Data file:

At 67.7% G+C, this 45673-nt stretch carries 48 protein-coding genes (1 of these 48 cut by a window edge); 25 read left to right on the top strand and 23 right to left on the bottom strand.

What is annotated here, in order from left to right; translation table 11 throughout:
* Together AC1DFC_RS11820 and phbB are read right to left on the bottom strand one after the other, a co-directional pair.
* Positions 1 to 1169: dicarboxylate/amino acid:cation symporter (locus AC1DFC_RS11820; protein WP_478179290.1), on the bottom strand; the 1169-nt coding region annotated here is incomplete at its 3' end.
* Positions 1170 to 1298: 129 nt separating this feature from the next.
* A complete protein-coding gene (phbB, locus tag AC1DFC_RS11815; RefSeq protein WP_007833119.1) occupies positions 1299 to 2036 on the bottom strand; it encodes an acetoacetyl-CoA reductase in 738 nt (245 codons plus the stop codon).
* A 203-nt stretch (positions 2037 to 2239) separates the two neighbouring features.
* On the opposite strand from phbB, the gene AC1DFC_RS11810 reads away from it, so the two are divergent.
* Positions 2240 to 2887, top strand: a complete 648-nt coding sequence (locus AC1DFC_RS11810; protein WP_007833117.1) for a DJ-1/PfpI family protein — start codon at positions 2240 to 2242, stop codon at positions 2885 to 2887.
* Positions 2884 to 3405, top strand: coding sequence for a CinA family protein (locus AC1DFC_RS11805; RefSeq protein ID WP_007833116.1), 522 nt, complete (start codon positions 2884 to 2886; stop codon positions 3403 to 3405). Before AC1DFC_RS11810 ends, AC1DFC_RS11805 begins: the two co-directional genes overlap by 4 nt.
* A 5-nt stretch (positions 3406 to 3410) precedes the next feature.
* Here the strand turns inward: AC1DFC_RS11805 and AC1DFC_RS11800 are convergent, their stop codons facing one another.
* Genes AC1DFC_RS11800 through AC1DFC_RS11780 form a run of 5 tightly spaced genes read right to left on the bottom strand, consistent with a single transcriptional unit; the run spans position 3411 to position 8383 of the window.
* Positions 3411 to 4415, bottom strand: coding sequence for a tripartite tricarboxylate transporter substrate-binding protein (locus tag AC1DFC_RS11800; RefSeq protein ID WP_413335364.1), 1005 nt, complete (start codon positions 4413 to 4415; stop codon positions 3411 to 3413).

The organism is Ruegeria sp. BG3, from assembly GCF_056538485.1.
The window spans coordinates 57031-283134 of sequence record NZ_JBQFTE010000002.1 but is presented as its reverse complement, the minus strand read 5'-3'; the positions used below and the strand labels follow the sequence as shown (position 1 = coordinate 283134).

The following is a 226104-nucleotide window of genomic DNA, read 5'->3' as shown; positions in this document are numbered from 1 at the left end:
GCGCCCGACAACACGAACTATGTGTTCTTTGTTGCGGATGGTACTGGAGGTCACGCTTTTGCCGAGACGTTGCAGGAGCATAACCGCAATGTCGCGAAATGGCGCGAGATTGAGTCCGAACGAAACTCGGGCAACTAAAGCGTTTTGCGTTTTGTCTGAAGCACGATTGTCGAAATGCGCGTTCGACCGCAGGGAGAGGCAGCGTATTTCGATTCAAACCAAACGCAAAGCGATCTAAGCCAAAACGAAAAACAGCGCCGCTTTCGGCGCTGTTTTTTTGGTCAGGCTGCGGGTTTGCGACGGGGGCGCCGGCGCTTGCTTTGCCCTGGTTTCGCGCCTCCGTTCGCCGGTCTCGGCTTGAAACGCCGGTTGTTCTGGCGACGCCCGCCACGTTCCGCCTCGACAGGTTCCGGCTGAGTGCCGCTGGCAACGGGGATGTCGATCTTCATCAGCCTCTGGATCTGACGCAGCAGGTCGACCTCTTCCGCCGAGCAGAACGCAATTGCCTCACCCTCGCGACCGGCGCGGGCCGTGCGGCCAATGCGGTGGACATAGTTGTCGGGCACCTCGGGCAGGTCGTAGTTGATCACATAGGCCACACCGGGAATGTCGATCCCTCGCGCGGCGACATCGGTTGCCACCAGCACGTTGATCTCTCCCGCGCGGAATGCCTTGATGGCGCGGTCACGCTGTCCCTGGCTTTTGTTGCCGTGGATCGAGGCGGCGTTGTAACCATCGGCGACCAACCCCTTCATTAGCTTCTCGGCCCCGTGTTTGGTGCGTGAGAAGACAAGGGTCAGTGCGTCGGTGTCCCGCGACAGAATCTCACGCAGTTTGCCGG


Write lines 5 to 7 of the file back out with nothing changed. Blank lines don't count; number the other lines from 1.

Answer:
* Positions 1170 to 1298: 129 nt separating this feature from the next.
* A complete protein-coding gene (phbB, locus tag AC1DFC_RS11815; RefSeq protein WP_007833119.1) occupies positions 1299 to 2036 on the bottom strand; it encodes an acetoacetyl-CoA reductase in 738 nt (245 codons plus the stop codon).
* A 203-nt stretch (positions 2037 to 2239) separates the two neighbouring features.